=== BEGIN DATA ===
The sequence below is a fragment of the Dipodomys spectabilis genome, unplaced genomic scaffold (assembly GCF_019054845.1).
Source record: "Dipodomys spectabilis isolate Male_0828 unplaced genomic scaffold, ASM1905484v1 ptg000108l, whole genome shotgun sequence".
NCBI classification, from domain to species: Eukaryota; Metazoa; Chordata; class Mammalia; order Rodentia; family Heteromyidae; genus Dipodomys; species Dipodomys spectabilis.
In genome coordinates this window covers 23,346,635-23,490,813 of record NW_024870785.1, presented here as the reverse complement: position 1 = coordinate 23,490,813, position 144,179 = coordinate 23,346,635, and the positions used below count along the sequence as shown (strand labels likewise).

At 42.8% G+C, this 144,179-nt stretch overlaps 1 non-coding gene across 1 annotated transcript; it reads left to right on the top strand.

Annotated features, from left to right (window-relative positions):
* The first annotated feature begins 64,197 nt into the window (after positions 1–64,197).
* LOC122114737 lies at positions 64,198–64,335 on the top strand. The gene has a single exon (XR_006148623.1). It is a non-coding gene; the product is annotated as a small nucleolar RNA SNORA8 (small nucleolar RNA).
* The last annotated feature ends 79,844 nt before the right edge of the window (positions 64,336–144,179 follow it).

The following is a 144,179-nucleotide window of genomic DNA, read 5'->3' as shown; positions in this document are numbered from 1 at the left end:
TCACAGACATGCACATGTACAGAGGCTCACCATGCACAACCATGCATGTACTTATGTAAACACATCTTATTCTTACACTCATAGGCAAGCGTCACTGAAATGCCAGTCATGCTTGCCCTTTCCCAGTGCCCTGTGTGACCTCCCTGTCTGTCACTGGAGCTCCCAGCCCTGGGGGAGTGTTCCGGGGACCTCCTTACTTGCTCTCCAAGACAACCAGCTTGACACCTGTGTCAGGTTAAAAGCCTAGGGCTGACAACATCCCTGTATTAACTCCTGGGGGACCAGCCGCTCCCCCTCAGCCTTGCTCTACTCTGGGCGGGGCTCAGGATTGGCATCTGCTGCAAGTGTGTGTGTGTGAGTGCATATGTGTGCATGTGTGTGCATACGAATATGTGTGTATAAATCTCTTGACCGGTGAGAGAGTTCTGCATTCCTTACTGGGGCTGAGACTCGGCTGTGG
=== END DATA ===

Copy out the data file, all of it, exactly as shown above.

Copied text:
The sequence below is a fragment of the Dipodomys spectabilis genome, unplaced genomic scaffold (assembly GCF_019054845.1).
Source record: "Dipodomys spectabilis isolate Male_0828 unplaced genomic scaffold, ASM1905484v1 ptg000108l, whole genome shotgun sequence".
NCBI classification, from domain to species: Eukaryota; Metazoa; Chordata; class Mammalia; order Rodentia; family Heteromyidae; genus Dipodomys; species Dipodomys spectabilis.
In genome coordinates this window covers 23,346,635-23,490,813 of record NW_024870785.1, presented here as the reverse complement: position 1 = coordinate 23,490,813, position 144,179 = coordinate 23,346,635, and the positions used below count along the sequence as shown (strand labels likewise).

At 42.8% G+C, this 144,179-nt stretch overlaps 1 non-coding gene across 1 annotated transcript; it reads left to right on the top strand.

Annotated features, from left to right (window-relative positions):
* The first annotated feature begins 64,197 nt into the window (after positions 1–64,197).
* LOC122114737 lies at positions 64,198–64,335 on the top strand. The gene has a single exon (XR_006148623.1). It is a non-coding gene; the product is annotated as a small nucleolar RNA SNORA8 (small nucleolar RNA).
* The last annotated feature ends 79,844 nt before the right edge of the window (positions 64,336–144,179 follow it).

The following is a 144,179-nucleotide window of genomic DNA, read 5'->3' as shown; positions in this document are numbered from 1 at the left end:
TCACAGACATGCACATGTACAGAGGCTCACCATGCACAACCATGCATGTACTTATGTAAACACATCTTATTCTTACACTCATAGGCAAGCGTCACTGAAATGCCAGTCATGCTTGCCCTTTCCCAGTGCCCTGTGTGACCTCCCTGTCTGTCACTGGAGCTCCCAGCCCTGGGGGAGTGTTCCGGGGACCTCCTTACTTGCTCTCCAAGACAACCAGCTTGACACCTGTGTCAGGTTAAAAGCCTAGGGCTGACAACATCCCTGTATTAACTCCTGGGGGACCAGCCGCTCCCCCTCAGCCTTGCTCTACTCTGGGCGGGGCTCAGGATTGGCATCTGCTGCAAGTGTGTGTGTGTGAGTGCATATGTGTGCATGTGTGTGCATACGAATATGTGTGTATAAATCTCTTGACCGGTGAGAGAGTTCTGCATTCCTTACTGGGGCTGAGACTCGGCTGTGG